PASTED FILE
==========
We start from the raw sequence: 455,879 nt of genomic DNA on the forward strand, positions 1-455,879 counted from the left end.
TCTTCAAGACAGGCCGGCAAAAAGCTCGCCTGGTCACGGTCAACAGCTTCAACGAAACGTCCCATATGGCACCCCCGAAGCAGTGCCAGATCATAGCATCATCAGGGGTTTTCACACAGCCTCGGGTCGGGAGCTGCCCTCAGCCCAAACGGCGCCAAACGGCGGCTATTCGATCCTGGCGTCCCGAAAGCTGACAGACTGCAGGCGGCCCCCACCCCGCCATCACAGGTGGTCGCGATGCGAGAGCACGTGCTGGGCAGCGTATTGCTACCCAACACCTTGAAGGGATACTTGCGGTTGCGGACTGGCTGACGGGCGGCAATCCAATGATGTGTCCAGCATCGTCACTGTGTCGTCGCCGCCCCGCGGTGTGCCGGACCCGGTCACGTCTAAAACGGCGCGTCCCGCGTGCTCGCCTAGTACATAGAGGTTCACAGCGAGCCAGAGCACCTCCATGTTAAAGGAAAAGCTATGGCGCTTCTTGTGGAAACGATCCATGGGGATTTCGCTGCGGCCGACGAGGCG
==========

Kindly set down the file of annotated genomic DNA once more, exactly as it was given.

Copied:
We start from the raw sequence: 455,879 nt of genomic DNA on the forward strand, positions 1-455,879 counted from the left end.
TCTTCAAGACAGGCCGGCAAAAAGCTCGCCTGGTCACGGTCAACAGCTTCAACGAAACGTCCCATATGGCACCCCCGAAGCAGTGCCAGATCATAGCATCATCAGGGGTTTTCACACAGCCTCGGGTCGGGAGCTGCCCTCAGCCCAAACGGCGCCAAACGGCGGCTATTCGATCCTGGCGTCCCGAAAGCTGACAGACTGCAGGCGGCCCCCACCCCGCCATCACAGGTGGTCGCGATGCGAGAGCACGTGCTGGGCAGCGTATTGCTACCCAACACCTTGAAGGGATACTTGCGGTTGCGGACTGGCTGACGGGCGGCAATCCAATGATGTGTCCAGCATCGTCACTGTGTCGTCGCCGCCCCGCGGTGTGCCGGACCCGGTCACGTCTAAAACGGCGCGTCCCGCGTGCTCGCCTAGTACATAGAGGTTCACAGCGAGCCAGAGCACCTCCATGTTAAAGGAAAAGCTATGGCGCTTCTTGTGGAAACGATCCATGGGGATTTCGCTGCGGCCGACGAGGCG